Volume two of the “Commentary on the Psalms from Primitive and Mediæval Writers” covers Psalms 39–80. In addition to verse-by-verse commentary, each Psalm includes an introduction and various thoughts from the writings of the Church Fathers. A dissertation, “Chronology and Authorship of the Psalms,” explores the “original” order of the Psalms and discusses the many problems of trying to discern their “true” chronological sequence.
Volume three of the “Commentary on the Psalms from Primitive and Mediæval Writers” covers Psalms 81–118. In addition to verse-by-verse commentary, each Psalm includes an introduction and various thoughts from the writings of the Church Fathers.
Volume four of the “Commentary on the Psalms from Primitive and Mediæval Writers” covers Psalms 119–150. In addition to verse-by-verse commentary, each Psalm includes an introduction and various thoughts from the writings of the Church Fathers. This volume also includes the dissertation “The Psalms as Used in the Sacraments and Rites of the Church” and provides an index of Scripture references for the entire collection.

Available on-line at: [PDF] and [text]

The work is available in electronic searchable format:

The Ancient Desert Prayer

Posted in Uncategorized on November 28, 2014 by citydesert

Frederica Mathewes-Green “The Jesus Prayer: The Ancient Desert Prayer that Tunes the Heart to God” [Paraclete Press, 2009]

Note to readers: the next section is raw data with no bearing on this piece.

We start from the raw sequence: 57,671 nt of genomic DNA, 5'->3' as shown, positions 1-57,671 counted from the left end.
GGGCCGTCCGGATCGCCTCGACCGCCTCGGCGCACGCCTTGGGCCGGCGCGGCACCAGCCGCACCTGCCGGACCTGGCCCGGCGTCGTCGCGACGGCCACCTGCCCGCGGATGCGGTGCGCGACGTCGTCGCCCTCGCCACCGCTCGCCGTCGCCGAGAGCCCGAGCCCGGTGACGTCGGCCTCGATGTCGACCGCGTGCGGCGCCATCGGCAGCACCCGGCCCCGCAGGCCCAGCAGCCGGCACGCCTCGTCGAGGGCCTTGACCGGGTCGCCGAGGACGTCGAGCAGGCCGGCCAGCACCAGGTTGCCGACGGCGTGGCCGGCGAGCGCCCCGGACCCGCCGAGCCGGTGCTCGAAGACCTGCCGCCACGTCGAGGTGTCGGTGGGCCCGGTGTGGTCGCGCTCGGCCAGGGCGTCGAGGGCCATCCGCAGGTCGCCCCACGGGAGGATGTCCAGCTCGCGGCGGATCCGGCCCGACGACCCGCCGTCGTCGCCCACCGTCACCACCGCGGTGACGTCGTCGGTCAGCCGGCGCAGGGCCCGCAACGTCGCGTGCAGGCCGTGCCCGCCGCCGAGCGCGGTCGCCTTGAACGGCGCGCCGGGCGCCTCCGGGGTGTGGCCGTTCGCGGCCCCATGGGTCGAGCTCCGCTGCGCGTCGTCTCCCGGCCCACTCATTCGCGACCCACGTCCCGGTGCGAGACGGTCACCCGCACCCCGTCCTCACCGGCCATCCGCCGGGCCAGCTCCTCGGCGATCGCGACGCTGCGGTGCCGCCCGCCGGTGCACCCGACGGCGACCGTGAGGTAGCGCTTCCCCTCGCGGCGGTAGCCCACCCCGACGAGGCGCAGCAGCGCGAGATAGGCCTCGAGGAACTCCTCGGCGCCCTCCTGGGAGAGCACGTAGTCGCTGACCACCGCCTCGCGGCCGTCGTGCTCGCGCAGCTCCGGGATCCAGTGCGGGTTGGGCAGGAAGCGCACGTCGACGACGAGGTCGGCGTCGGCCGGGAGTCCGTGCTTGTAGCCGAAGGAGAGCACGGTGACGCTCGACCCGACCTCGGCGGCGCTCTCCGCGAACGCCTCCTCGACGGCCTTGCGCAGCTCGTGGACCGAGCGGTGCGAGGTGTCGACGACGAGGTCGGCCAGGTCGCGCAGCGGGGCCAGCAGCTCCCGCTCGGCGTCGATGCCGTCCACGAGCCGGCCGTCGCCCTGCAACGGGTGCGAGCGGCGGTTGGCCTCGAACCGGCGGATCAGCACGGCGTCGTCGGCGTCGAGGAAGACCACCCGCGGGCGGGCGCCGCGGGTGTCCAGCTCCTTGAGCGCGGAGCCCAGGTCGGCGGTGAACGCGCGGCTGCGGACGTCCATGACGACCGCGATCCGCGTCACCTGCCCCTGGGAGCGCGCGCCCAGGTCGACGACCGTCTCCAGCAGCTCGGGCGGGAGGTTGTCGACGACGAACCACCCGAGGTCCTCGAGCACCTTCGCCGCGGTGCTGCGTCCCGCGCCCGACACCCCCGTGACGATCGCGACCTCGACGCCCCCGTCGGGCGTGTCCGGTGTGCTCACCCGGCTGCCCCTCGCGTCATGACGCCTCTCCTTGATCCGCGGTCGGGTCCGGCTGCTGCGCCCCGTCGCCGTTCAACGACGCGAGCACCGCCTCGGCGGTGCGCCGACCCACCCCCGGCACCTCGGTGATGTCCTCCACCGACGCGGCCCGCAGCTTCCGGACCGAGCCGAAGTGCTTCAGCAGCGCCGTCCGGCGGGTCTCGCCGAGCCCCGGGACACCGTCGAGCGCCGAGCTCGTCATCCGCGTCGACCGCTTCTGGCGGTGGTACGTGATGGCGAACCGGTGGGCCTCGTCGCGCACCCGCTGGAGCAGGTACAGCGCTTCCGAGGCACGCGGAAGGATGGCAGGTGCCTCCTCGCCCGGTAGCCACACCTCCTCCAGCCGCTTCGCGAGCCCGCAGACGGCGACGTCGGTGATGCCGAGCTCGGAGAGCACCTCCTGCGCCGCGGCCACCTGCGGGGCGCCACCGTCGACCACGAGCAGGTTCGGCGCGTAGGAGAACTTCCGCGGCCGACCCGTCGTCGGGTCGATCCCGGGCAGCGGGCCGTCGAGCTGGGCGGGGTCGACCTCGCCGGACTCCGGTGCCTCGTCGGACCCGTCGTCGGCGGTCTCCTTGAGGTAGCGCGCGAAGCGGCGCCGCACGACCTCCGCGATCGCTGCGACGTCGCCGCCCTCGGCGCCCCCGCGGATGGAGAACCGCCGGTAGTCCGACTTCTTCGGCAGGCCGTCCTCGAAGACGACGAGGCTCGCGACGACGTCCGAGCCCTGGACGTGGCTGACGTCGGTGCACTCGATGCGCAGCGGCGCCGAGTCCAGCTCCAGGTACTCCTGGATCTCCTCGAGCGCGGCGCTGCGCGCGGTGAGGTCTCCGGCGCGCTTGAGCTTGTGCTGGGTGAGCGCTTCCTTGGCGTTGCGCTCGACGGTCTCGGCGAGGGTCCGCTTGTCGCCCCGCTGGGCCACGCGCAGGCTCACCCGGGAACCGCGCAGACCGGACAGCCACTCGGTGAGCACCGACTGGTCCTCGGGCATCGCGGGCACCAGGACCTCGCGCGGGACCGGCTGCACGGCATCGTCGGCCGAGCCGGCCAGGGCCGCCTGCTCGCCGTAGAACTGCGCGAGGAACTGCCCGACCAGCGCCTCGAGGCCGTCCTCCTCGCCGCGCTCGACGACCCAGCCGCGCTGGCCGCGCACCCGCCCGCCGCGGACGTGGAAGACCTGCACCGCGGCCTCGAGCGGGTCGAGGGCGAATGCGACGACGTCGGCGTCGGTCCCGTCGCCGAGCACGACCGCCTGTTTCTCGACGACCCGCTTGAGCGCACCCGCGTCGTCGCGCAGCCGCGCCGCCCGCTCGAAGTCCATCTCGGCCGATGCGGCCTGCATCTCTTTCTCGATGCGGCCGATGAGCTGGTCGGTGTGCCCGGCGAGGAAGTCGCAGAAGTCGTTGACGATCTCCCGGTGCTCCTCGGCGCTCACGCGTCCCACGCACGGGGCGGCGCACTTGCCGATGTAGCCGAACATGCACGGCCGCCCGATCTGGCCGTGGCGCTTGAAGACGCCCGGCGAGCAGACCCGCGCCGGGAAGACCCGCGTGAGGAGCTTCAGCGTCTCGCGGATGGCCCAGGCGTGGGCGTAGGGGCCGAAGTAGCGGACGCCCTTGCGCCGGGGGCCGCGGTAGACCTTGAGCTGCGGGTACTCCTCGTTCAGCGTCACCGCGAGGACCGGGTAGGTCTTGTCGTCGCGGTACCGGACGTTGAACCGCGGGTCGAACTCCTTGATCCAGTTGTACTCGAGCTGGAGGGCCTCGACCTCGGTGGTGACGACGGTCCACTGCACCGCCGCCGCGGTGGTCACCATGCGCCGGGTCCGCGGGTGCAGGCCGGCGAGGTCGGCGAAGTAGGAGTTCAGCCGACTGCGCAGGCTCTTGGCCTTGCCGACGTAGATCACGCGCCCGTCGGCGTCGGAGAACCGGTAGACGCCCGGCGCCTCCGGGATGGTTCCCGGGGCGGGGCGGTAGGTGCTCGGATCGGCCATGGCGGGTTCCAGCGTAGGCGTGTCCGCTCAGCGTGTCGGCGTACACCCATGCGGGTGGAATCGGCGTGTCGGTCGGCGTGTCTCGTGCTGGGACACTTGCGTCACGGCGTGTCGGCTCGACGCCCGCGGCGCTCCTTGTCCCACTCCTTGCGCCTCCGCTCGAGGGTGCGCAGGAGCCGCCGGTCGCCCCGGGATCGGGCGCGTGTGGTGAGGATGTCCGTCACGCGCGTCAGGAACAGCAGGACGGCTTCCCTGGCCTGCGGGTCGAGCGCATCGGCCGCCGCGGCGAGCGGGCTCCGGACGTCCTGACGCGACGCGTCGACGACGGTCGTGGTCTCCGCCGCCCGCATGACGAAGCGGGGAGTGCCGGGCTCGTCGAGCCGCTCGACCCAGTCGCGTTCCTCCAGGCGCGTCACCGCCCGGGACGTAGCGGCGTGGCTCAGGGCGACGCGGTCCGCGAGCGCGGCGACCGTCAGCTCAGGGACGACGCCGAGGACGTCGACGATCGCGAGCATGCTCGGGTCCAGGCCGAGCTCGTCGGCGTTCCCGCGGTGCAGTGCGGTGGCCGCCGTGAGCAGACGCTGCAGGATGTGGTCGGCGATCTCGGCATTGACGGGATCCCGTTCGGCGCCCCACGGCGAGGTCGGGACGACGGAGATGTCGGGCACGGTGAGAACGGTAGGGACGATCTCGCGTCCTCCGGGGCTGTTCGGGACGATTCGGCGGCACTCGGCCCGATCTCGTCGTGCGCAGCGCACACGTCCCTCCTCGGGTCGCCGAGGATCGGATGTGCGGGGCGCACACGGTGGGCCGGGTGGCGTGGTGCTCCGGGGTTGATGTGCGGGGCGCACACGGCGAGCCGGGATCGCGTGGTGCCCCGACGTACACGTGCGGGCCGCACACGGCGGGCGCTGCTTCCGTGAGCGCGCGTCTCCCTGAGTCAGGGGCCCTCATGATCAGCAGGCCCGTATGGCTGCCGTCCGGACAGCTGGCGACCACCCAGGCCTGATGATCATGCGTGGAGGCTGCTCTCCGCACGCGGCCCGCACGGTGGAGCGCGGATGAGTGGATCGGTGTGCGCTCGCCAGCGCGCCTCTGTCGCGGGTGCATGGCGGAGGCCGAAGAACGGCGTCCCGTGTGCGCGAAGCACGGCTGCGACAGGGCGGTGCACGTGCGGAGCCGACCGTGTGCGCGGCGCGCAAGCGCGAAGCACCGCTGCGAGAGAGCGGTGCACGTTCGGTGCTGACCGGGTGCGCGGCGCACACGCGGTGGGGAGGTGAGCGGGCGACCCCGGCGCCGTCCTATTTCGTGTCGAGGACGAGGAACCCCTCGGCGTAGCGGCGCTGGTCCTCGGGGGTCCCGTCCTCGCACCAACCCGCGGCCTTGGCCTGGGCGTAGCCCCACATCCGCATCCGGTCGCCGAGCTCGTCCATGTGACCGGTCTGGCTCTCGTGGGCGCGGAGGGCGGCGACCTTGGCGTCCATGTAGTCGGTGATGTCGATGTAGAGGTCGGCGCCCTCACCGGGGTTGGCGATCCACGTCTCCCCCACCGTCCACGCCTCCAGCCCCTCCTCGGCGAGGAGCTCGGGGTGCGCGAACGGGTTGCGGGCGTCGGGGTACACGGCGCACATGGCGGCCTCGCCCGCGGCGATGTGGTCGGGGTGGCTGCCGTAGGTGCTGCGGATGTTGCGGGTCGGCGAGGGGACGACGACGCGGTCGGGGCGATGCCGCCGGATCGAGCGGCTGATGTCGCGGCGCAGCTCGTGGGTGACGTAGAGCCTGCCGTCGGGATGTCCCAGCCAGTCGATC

Jesus prayer matthews
“In the earliest centuries of faith, Christians in the deserts of Palestine and Africa sought a short prayer that could be easily repeated, in order to acquire the habit of “prayer without ceasing.” The result was The Jesus Prayer: “Lord Jesus Christ, Son of God, have mercy on me.”

This jewel of Eastern Christianity aims at enabling a person to be in God’s presence, rather than to focus on feelings or thoughts about God.
Jesus prayer 3
The first section of “The Jesus Prayer” offers a concise overview of the history, theology, and spirituality of Orthodoxy, so that the Prayer can be understood in its native context. Following, is a conversational question-and-answer format that takes the reader through practical steps for adopting this profound practice in everyday life.”

“About fifteen years ago I started to use the Jesus Prayer during these mid-night hours; “Lord Jesus Christ, Son of God, have mercy on me.” This very simple prayer was developed in the deserts of Egypt and Palestine during the early centuries of Christian faith, and has been practiced in the Eastern Orthodox Church ever since. It is a prayer inspired by St. Paul’s exhortation to “pray constantly”, and its purpose is to tune one’s inner attention to the presence of the Lord.